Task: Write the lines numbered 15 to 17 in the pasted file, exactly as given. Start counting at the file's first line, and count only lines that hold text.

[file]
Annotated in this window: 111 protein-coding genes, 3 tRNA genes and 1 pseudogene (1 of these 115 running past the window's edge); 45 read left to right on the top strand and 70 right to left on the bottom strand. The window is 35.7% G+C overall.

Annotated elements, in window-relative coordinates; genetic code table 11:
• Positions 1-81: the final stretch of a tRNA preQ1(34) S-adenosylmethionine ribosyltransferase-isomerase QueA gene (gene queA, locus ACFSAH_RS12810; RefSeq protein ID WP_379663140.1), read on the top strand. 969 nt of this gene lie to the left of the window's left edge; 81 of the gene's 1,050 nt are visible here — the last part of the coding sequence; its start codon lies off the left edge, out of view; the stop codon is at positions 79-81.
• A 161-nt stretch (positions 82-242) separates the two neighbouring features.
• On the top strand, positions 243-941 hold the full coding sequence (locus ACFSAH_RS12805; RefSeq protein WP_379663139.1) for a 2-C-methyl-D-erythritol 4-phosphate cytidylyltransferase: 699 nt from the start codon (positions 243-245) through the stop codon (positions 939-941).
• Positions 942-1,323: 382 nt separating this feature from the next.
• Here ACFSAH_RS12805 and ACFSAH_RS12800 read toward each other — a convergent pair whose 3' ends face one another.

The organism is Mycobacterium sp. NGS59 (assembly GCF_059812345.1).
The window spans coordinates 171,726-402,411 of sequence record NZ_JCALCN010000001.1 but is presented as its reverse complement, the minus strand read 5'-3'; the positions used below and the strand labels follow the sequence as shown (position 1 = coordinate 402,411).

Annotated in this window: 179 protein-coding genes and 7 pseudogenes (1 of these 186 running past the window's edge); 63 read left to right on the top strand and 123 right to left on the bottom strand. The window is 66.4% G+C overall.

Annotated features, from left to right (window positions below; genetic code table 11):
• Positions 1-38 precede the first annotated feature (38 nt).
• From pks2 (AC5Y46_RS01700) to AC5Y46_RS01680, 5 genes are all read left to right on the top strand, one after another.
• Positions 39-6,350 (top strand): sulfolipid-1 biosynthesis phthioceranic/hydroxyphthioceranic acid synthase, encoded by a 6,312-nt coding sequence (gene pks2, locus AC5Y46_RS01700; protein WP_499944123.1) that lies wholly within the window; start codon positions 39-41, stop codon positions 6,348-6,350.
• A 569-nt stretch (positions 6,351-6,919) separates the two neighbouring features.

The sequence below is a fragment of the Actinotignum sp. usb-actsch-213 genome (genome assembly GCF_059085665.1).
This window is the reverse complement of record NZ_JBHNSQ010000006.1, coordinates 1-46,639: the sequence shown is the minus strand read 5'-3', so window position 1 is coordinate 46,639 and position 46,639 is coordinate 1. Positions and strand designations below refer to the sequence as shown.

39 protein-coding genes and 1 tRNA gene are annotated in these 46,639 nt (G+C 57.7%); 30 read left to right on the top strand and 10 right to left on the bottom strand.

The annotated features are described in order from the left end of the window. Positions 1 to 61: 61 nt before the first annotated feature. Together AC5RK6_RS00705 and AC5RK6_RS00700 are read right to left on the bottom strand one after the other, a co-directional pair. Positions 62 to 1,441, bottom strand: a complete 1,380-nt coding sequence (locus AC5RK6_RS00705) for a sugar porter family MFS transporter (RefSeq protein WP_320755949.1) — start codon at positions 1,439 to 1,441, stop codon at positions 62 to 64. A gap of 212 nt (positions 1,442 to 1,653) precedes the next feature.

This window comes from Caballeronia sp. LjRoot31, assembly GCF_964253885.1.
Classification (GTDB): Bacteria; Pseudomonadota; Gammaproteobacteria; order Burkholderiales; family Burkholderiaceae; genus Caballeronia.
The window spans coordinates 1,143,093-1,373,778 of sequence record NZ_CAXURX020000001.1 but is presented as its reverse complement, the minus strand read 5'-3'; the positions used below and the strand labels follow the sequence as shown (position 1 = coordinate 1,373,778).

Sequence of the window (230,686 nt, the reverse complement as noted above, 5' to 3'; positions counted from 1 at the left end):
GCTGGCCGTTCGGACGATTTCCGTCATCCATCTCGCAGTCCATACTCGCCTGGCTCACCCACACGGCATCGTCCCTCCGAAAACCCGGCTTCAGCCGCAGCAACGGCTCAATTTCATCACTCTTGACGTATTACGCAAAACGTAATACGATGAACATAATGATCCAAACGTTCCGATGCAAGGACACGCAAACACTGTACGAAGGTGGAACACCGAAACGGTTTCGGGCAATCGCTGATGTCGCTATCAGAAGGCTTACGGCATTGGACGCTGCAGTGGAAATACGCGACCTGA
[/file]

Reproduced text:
• A 569-nt stretch (positions 6,351-6,919) separates the two neighbouring features.

The sequence below is a fragment of the Actinotignum sp. usb-actsch-213 genome (genome assembly GCF_059085665.1).
This window is the reverse complement of record NZ_JBHNSQ010000006.1, coordinates 1-46,639: the sequence shown is the minus strand read 5'-3', so window position 1 is coordinate 46,639 and position 46,639 is coordinate 1. Positions and strand designations below refer to the sequence as shown.